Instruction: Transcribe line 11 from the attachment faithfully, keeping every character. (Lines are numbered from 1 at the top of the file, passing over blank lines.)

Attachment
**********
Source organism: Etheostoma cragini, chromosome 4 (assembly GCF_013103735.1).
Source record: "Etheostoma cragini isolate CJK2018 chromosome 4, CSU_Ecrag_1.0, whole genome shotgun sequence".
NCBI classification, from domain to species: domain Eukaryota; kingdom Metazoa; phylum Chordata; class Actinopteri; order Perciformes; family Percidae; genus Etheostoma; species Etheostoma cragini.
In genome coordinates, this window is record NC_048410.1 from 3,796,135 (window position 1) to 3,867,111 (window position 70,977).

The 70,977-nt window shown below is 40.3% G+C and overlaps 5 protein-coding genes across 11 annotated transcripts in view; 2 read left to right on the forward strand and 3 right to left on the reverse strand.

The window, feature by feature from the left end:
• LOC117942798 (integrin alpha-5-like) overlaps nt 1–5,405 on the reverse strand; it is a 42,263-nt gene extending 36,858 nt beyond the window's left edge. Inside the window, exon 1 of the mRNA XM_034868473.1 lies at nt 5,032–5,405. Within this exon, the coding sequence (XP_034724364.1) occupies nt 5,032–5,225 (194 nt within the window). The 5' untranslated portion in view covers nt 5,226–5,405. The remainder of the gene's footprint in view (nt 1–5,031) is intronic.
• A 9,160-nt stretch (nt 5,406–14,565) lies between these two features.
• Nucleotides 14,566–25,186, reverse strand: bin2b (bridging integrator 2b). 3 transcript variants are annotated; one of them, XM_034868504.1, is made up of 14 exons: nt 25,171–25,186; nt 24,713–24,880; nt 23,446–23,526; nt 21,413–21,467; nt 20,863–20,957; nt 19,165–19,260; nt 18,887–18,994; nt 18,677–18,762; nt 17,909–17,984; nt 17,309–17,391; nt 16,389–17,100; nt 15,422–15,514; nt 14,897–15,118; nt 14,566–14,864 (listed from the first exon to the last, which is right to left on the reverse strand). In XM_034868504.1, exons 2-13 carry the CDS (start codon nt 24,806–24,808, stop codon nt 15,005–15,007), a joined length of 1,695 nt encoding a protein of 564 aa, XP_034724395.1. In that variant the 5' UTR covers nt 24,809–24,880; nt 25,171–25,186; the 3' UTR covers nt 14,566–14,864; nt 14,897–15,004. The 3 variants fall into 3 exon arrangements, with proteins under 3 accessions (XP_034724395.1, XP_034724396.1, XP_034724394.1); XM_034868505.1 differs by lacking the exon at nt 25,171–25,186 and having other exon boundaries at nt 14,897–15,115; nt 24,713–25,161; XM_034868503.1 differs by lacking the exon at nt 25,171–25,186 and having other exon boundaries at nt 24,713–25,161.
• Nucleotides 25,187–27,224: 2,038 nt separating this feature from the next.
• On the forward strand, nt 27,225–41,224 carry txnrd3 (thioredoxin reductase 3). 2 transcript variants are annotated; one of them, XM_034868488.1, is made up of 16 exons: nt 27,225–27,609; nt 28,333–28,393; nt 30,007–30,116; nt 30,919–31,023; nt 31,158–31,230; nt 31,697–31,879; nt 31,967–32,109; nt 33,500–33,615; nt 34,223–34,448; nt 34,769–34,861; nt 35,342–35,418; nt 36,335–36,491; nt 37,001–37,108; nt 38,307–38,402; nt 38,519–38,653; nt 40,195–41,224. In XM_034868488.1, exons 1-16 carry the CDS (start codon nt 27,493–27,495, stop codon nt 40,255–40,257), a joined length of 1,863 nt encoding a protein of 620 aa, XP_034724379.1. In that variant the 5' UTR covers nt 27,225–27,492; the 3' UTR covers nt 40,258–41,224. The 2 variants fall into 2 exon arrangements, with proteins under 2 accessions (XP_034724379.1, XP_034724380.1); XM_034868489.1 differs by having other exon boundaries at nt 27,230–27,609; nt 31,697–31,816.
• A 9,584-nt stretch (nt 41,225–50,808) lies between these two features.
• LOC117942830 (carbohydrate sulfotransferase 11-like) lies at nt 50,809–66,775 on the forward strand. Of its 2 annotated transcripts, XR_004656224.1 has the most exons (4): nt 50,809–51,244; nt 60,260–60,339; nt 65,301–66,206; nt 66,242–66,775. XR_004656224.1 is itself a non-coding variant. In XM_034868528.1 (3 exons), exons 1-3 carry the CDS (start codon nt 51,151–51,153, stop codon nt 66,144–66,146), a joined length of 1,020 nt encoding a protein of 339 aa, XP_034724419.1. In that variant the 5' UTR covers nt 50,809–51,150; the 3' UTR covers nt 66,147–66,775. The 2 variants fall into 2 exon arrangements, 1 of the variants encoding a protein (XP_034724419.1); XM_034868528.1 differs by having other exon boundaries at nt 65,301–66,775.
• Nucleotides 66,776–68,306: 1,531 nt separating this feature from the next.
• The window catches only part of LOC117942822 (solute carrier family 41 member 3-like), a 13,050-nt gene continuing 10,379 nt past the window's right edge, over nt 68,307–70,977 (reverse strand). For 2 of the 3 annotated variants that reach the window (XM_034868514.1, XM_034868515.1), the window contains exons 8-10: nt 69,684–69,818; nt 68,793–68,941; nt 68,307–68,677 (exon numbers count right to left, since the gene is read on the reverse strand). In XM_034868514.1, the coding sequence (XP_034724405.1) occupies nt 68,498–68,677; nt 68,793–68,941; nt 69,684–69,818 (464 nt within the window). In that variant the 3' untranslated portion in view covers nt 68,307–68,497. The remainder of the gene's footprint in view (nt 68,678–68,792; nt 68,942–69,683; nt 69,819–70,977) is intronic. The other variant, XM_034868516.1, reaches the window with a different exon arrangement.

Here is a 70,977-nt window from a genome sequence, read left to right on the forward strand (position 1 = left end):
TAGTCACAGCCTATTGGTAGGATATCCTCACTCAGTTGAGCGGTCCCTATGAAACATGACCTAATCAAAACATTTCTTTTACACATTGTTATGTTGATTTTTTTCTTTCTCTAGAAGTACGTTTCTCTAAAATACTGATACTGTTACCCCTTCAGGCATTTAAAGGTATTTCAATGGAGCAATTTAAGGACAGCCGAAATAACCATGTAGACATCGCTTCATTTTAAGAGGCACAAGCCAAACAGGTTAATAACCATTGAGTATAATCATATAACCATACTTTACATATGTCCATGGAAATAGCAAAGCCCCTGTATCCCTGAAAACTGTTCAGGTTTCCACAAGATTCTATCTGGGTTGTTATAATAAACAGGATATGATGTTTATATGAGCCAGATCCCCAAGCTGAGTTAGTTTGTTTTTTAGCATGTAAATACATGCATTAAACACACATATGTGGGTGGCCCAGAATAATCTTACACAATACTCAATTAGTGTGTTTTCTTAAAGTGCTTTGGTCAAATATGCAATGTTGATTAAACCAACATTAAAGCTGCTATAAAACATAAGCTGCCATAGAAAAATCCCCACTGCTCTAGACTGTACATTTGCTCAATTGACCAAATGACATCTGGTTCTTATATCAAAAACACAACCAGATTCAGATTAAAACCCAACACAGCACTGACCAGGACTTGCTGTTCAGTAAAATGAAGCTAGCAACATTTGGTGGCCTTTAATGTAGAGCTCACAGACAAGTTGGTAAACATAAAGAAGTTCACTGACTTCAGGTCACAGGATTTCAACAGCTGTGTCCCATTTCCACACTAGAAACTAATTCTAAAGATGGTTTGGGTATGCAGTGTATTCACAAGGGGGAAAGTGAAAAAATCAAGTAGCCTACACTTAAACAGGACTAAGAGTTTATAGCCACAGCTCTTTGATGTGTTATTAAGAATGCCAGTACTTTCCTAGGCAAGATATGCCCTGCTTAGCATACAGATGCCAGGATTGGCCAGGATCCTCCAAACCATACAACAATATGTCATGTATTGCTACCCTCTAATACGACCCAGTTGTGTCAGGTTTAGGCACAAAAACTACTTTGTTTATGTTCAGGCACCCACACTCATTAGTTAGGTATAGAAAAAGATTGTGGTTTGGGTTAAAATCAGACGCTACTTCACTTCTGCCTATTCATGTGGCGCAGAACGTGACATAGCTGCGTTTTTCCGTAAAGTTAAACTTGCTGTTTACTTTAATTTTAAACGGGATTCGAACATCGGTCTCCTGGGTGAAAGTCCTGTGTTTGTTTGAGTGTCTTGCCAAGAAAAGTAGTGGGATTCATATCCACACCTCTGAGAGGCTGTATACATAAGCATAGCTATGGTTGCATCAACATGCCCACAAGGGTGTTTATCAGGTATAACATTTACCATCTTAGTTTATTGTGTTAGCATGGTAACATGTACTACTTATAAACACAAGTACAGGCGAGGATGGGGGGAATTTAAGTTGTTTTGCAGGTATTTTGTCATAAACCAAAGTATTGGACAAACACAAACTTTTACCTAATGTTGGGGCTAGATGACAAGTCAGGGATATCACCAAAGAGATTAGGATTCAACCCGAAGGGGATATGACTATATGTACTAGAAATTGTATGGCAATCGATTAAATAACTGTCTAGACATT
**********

• On the forward strand, nt 27,225–41,224 carry txnrd3 (thioredoxin reductase 3). 2 transcript variants are annotated; one of them, XM_034868488.1, is made up of 16 exons: nt 27,225–27,609; nt 28,333–28,393; nt 30,007–30,116; nt 30,919–31,023; nt 31,158–31,230; nt 31,697–31,879; nt 31,967–32,109; nt 33,500–33,615; nt 34,223–34,448; nt 34,769–34,861; nt 35,342–35,418; nt 36,335–36,491; nt 37,001–37,108; nt 38,307–38,402; nt 38,519–38,653; nt 40,195–41,224. In XM_034868488.1, exons 1-16 carry the CDS (start codon nt 27,493–27,495, stop codon nt 40,255–40,257), a joined length of 1,863 nt encoding a protein of 620 aa, XP_034724379.1. In that variant the 5' UTR covers nt 27,225–27,492; the 3' UTR covers nt 40,258–41,224. The 2 variants fall into 2 exon arrangements, with proteins under 2 accessions (XP_034724379.1, XP_034724380.1); XM_034868489.1 differs by having other exon boundaries at nt 27,230–27,609; nt 31,697–31,816.